Connotation

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Connotation - suggestions and associations which surround a word as opposed to its bare, literal meaning. It is the opposite of denotation. Literature uses connotation; science and philosophy use denotation. Connotation refers to qualities, attributes, and characteristics implied or suggested by the word and depends upon the context in which the word is used. Metaphors depend a great deal on connotation. Connotations often elicit emotional responses from the reader.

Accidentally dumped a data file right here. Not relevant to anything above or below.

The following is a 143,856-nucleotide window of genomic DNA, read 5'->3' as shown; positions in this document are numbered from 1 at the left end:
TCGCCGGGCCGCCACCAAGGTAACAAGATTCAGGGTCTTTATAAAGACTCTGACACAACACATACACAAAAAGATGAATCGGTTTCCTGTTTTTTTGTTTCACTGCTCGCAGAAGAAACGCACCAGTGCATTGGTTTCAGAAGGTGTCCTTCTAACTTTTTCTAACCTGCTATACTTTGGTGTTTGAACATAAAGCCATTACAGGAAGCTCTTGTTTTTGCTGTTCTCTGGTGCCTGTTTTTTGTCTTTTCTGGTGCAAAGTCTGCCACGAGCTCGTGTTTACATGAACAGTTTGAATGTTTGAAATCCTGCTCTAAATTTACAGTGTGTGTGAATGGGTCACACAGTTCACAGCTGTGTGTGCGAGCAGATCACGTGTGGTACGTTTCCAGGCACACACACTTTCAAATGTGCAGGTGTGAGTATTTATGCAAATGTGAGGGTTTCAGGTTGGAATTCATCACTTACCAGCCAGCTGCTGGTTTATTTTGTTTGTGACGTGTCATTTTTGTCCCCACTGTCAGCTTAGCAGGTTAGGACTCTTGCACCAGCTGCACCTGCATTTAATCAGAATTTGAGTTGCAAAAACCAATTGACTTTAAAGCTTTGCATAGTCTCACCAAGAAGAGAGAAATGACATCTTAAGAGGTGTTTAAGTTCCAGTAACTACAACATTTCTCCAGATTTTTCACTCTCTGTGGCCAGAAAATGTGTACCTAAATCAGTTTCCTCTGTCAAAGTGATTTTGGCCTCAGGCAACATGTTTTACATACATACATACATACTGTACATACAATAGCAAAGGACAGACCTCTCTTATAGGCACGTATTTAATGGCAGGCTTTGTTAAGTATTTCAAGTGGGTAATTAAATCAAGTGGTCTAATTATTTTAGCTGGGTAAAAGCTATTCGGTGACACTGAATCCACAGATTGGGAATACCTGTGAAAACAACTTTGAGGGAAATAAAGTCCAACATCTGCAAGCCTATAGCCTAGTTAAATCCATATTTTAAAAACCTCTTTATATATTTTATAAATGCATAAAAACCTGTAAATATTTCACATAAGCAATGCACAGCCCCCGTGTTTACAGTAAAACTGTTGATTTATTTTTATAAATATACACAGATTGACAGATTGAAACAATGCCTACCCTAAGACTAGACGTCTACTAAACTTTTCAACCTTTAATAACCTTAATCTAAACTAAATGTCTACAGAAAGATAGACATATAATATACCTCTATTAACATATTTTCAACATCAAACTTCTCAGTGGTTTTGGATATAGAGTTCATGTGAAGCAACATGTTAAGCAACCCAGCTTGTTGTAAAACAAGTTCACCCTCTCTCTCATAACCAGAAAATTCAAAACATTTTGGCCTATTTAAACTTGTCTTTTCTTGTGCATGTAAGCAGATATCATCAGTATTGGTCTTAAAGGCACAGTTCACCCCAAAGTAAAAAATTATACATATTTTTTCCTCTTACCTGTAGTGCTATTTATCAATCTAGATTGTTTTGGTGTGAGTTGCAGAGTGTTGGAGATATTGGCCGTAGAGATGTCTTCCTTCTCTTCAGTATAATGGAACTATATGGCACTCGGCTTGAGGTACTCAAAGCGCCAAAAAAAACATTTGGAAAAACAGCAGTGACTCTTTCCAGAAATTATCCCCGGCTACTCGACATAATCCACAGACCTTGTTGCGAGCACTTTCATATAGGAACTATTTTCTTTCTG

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The word is from the Latin connotare, meaning “to mark together.”

In his love poetry, John Donne often uses the word “die” which in the Renaissance had a sexual connotation, such as in these lines from “The Canonization:”

"We die and rise the same and prove mysterious by this love.”

see: context, device, figure of speech, metaphor


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